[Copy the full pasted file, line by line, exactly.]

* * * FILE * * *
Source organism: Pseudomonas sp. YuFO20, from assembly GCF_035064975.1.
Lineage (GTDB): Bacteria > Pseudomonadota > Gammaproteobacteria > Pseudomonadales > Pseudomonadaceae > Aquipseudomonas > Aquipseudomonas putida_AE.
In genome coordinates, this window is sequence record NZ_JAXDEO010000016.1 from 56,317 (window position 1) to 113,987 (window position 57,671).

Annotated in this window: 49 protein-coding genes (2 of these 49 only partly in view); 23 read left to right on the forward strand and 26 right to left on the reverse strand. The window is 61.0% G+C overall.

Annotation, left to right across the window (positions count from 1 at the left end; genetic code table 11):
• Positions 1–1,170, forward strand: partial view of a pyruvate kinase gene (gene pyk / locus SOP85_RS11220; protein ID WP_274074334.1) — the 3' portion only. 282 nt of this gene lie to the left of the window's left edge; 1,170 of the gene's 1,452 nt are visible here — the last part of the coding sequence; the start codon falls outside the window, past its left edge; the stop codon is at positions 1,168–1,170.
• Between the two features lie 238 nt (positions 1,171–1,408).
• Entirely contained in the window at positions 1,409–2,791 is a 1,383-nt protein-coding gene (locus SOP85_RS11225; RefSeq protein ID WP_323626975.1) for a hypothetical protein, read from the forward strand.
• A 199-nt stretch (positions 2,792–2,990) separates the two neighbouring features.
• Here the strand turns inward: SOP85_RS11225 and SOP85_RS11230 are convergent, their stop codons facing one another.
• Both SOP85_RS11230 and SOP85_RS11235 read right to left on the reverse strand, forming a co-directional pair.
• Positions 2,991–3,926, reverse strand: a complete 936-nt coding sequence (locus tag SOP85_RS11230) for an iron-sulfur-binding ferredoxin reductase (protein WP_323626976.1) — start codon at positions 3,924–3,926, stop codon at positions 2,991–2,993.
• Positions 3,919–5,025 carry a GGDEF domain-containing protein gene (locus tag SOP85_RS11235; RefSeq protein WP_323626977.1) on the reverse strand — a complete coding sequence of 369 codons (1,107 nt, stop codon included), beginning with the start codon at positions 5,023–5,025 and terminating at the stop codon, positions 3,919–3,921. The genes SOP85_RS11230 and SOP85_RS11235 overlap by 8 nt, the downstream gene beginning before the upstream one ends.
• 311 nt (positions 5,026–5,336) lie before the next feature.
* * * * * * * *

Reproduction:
Source organism: Pseudomonas sp. YuFO20, from assembly GCF_035064975.1.
Lineage (GTDB): Bacteria > Pseudomonadota > Gammaproteobacteria > Pseudomonadales > Pseudomonadaceae > Aquipseudomonas > Aquipseudomonas putida_AE.
In genome coordinates, this window is sequence record NZ_JAXDEO010000016.1 from 56,317 (window position 1) to 113,987 (window position 57,671).

Annotated in this window: 49 protein-coding genes (2 of these 49 only partly in view); 23 read left to right on the forward strand and 26 right to left on the reverse strand. The window is 61.0% G+C overall.

Annotation, left to right across the window (positions count from 1 at the left end; genetic code table 11):
• Positions 1–1,170, forward strand: partial view of a pyruvate kinase gene (gene pyk / locus SOP85_RS11220; protein ID WP_274074334.1) — the 3' portion only. 282 nt of this gene lie to the left of the window's left edge; 1,170 of the gene's 1,452 nt are visible here — the last part of the coding sequence; the start codon falls outside the window, past its left edge; the stop codon is at positions 1,168–1,170.
• Between the two features lie 238 nt (positions 1,171–1,408).
• Entirely contained in the window at positions 1,409–2,791 is a 1,383-nt protein-coding gene (locus SOP85_RS11225; RefSeq protein ID WP_323626975.1) for a hypothetical protein, read from the forward strand.
• A 199-nt stretch (positions 2,792–2,990) separates the two neighbouring features.
• Here the strand turns inward: SOP85_RS11225 and SOP85_RS11230 are convergent, their stop codons facing one another.
• Both SOP85_RS11230 and SOP85_RS11235 read right to left on the reverse strand, forming a co-directional pair.
• Positions 2,991–3,926, reverse strand: a complete 936-nt coding sequence (locus tag SOP85_RS11230) for an iron-sulfur-binding ferredoxin reductase (protein WP_323626976.1) — start codon at positions 3,924–3,926, stop codon at positions 2,991–2,993.
• Positions 3,919–5,025 carry a GGDEF domain-containing protein gene (locus tag SOP85_RS11235; RefSeq protein WP_323626977.1) on the reverse strand — a complete coding sequence of 369 codons (1,107 nt, stop codon included), beginning with the start codon at positions 5,023–5,025 and terminating at the stop codon, positions 3,919–3,921. The genes SOP85_RS11230 and SOP85_RS11235 overlap by 8 nt, the downstream gene beginning before the upstream one ends.
• 311 nt (positions 5,026–5,336) lie before the next feature.